Latest posts by Gale Ambassadors (see all)
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- “Judge my work not me” Searching for misogyny in literary reviews - March 7, 2018
- Fashion and the Eighteenth-Century Public Sphere: from Tatler to Twitter - March 1, 2018
- Newspaper reports on the bicentenary of the abolition of the slave trade - February 20, 2018
- The ‘Real’ Peaky Blinders of Small Heath, Birmingham - February 14, 2018
By Daniel Mercieca, Gale Ambassador at Durham University
Daniel Mercieca is an English Literature finalist and President of both the English Literature Society and Bede Film Society at Durham University. His main research interests are imagined spaces in film and screen adaptation, with further interests in memory and motion in twentieth-century and Romantic poetry. Dan enjoys the independence of thought, interdisciplinary and experimental aspects of studying English and aims to achieve an MA in Film and/or Literature. Dan enjoys lyricism and landscapes in the works of Thomas Hardy, Virginia Woolf, Samuel Taylor Coleridge, Charlotte Smith and Sylvia Plath. His favourite directors include Alfred Hitchcock, Darren Aranofsky, Martin Scorsese and Christopher Nolan for their suspense, soundtracks and cinematography. If he is not reading books or watching films then he is probably writing, running or trying something new.
Evelyn Waugh is best known today for his delicately crafted satirical novels of the 1930s including Decline and Fall, Vile Bodies and Scoop. Only in Waugh do you find such precise comic timing and snappy diction: “Who’s that dear, dim, drunk little man?’ ‘That is the person who shot my son.’ ‘My dear, how too shattering for you. Not dead, I hope?” (Decline and Fall).
Waugh was also a prolific correspondent for The Daily Mail and The Sunday Telegraph from 1930–1963. Gale Primary Sources, which includes the historical archives of both papers, illuminates how Waugh’s satirical eye and sharp prose interrelates with the colourful world of his novels.
‘Not Very Drunk-making’
The giddy, cocktail-fuelled parties of the interwar generation were the prime target of Waugh’s satire, starring the wild and radiant ‘Bright Young Things’. Waugh himself was part of this set during the 1930s, delighting in drinking heavily until the early hours of the morning at various parties and nightclubs in London.
Waugh’s characters are known for their extravagant slang which bled into his novels from the social circles encompassing him, as evidenced in his April 1930 article ‘I Prefer London’s Night Life’. Waugh’s criticism of Parisian nightlife – paying ‘two hundred francs for disagreeable or very ill-making champagne’ and having to ‘gump’ between establishments – bears a strong correlation to the antics of Agatha Runclible’s set in Vile Bodies. As in the novel, the ‘Bright Young Things’ appear entertaining, but also childishly tragic in their hedonism.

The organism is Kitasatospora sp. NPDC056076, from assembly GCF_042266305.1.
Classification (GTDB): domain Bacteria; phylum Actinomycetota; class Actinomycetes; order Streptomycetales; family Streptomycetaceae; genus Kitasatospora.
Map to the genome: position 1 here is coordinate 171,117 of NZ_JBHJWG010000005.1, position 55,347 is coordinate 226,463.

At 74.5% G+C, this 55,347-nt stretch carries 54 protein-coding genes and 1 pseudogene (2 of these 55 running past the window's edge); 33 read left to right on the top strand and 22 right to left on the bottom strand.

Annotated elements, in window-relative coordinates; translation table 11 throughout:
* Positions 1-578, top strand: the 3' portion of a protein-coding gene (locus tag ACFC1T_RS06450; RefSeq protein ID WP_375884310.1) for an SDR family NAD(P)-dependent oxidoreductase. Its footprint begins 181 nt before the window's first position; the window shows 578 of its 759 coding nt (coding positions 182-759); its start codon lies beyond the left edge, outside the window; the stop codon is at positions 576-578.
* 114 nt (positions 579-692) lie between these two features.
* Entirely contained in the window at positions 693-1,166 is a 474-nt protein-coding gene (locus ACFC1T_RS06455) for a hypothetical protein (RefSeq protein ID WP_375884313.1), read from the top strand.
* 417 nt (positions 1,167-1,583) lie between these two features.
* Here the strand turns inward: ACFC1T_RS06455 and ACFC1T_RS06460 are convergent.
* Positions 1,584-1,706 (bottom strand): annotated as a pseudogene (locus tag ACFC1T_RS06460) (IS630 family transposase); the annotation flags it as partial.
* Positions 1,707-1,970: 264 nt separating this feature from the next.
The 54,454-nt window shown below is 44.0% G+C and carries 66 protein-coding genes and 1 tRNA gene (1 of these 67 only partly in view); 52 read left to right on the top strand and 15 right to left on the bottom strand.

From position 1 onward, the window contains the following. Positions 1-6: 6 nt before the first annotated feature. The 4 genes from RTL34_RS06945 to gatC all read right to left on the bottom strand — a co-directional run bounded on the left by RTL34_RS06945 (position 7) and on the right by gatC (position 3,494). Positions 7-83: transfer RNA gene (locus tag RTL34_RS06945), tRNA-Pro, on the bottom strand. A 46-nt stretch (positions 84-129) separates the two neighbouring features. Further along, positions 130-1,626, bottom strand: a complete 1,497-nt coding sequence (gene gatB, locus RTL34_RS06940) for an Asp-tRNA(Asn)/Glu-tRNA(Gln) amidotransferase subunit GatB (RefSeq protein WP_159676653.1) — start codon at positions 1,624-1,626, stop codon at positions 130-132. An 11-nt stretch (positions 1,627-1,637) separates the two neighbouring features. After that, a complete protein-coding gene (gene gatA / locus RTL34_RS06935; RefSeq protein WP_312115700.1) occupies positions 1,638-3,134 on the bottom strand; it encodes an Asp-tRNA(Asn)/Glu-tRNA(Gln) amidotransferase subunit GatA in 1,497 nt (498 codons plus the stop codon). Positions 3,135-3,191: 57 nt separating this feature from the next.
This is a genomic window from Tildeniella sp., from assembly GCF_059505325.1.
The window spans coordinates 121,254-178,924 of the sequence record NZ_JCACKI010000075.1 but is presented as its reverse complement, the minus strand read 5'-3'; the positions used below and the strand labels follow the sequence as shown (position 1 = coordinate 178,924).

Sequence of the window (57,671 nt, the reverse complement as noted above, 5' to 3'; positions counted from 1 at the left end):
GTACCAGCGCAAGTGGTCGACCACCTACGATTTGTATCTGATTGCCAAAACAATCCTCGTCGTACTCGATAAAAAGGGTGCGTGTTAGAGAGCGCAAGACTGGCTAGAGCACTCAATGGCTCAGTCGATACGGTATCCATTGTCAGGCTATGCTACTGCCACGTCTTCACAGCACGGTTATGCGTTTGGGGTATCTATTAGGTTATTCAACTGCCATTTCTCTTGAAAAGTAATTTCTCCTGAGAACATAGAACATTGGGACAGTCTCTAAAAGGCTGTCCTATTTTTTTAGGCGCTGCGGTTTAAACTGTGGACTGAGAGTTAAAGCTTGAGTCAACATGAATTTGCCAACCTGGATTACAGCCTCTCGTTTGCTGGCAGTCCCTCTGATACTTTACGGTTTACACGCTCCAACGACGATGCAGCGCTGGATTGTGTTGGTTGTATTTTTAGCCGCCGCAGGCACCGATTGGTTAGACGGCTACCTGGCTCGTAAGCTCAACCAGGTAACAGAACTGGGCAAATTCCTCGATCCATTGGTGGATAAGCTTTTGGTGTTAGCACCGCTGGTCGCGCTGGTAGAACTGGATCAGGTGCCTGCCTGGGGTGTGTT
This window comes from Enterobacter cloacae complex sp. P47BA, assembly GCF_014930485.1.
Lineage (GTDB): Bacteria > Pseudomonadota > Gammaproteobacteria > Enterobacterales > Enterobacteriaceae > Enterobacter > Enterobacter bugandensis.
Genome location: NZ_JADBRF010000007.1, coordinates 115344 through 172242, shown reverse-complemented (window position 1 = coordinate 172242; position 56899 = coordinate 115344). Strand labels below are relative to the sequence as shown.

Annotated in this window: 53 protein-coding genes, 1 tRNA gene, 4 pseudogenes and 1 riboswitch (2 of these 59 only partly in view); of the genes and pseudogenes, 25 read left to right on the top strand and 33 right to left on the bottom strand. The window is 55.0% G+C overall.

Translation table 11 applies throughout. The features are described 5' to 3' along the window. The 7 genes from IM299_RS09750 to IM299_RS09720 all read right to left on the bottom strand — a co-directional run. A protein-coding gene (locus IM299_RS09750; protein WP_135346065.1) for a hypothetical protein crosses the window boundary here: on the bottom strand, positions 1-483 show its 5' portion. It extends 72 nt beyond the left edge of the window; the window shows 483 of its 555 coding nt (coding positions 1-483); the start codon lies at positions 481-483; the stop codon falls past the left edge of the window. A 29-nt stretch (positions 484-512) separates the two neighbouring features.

How too too meta.
‘To Prepare a face to meet the faces that you meet’
Waugh was not a self-proclaimed modernist, but the dislocated sentences and fragmented paragraphing of his novels faintly echo the stylistics of T.S. Eliot and his sordid rendition of urban life. What makes Waugh particularly innovative is his adaptation of modern technology, including telephone conversations, cinematic transitions and newspaper typology. Throughout Waugh’s novels, ‘The Excess’ and ‘The Daily Beast’ pun on the print as a comedic lens on the shallowness and gluttony of the so-called lost generation.
Waugh’s August 1930 article ‘The Old Familiar Faces’, is written with similar whirling semi-colons and subtle semantic field of a ‘black background’ to frenetic passages depicting the nihilism of ‘Masked parties, Savage parties, Victorian parties… All that succession and repetition of massed humanity… those vile bodies.’ Waugh’s formatting of italics, capitalisation and his own footnotes in Vile Bodies is akin to the prosaic texture of his own newspaper columns; his detached narrative voices in unison with his journalistic tones, ridiculing society for its cycle of aimless celebrations.
‘A Medium Revisited’
Playing with fiction and reality and blending his characters as portraits of people in his own coterie is what made Waugh’s comedy so sensationally comical and disorientating. The humour is still as rich today. Once you finish reading a Waugh novel, you will find that some characters pop-up again in the background of his next publication, continuing to live their extravagant lives as comic asides. The infamous Margot Metroland manages to make an appearance in seven of Waugh’s novels; her final appearance, along with that of Basil Seal and Peter Beste-Chetwynd, even extends to the print of The Sunday Telegraph as a serialised short story.
Amongst the novels’ gossip columns, drunk diction and hallucinogenic visions of Agatha Runcible (Vile Bodies) and Tony Last (A Handful of Dust), Waugh extended his fiction to the cartoonist’s plain. In a Dickensian vein, Waugh’s novels are peppered with his own hand-drawn sketches, visualising his one-dimensional characters and even mythologising the figure of Captain Grimes.
The Telegraph Historical Archive contains Waugh’s original cover illustrations for the Oxford Broom (a student paper for which he contributed as an undergraduate at Hertford College, Oxford). The amalgamated design of unicorns and contorted limbs neatly prefigures his disjointed plots, lost characters and blending of Carrollian fantasy with his novels’ depiction of modern society.
Gale Primary Sources enables us to investigate the relationship between Waugh’s fiction and his writing as a journalist in terms of technique, aesthetic and political commentary. Just as Waugh experimented with cross-pollinating literary mediums, this blog demonstrates the benefits of analysing fiction with digital archive material in the twenty-first century.
I wonder what Waugh would have made of this blog as a new medium.
Probably quite vile.